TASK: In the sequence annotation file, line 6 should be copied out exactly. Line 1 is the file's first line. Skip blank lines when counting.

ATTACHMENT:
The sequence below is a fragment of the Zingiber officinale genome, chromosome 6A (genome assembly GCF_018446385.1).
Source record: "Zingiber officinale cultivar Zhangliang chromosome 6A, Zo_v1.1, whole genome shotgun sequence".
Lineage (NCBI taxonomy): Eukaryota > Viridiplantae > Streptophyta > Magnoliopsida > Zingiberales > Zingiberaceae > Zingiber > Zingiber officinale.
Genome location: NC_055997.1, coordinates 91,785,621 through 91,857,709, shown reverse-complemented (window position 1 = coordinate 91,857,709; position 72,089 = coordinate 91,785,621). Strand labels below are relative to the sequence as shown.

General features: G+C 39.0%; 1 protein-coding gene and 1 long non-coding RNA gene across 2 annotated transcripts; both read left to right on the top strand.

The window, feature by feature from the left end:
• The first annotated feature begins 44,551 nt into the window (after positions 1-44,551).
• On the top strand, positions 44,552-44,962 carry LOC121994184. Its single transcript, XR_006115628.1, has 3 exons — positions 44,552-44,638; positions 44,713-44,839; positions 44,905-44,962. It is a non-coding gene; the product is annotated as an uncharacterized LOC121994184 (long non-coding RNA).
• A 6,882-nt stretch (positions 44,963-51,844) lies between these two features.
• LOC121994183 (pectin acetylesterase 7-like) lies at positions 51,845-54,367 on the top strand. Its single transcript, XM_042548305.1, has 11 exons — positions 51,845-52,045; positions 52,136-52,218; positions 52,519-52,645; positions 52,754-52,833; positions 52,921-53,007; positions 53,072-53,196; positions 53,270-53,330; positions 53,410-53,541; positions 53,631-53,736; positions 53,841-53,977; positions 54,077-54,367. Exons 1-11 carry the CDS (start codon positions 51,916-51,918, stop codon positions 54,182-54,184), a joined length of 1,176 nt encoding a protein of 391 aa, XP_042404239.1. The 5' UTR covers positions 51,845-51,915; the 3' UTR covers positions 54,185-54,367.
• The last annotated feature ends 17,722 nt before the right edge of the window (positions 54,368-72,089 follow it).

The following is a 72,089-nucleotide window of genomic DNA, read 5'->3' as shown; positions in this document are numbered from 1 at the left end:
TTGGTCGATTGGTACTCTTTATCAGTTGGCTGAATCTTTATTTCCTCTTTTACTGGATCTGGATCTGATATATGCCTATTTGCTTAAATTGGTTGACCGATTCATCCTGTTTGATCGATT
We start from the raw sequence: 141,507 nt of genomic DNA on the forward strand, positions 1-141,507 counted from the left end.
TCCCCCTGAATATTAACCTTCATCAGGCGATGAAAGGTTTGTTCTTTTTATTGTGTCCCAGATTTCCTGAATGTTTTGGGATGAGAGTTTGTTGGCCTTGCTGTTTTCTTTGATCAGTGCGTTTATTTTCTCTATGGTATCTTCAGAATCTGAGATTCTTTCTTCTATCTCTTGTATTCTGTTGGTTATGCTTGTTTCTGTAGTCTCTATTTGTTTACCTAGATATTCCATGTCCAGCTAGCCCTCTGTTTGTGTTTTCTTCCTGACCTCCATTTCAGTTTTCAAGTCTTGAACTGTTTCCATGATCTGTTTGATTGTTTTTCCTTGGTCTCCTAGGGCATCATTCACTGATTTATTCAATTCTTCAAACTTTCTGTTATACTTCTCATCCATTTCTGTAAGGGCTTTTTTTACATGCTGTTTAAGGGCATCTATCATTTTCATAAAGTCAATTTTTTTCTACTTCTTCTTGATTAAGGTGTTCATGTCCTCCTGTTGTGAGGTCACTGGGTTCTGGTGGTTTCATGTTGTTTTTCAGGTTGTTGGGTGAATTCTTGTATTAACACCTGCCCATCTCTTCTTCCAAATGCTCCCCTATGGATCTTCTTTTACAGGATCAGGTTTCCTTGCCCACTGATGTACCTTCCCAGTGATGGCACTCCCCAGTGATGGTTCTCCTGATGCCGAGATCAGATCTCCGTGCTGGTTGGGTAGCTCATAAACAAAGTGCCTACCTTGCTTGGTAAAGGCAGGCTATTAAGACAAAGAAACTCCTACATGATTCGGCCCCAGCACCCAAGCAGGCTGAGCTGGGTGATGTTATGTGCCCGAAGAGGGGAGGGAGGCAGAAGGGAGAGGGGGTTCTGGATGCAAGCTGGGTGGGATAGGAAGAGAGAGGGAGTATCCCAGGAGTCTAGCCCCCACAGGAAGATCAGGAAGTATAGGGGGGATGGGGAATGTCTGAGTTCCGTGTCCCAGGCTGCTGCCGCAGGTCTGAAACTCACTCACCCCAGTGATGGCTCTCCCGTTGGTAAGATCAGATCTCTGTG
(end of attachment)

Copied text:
The window, feature by feature from the left end: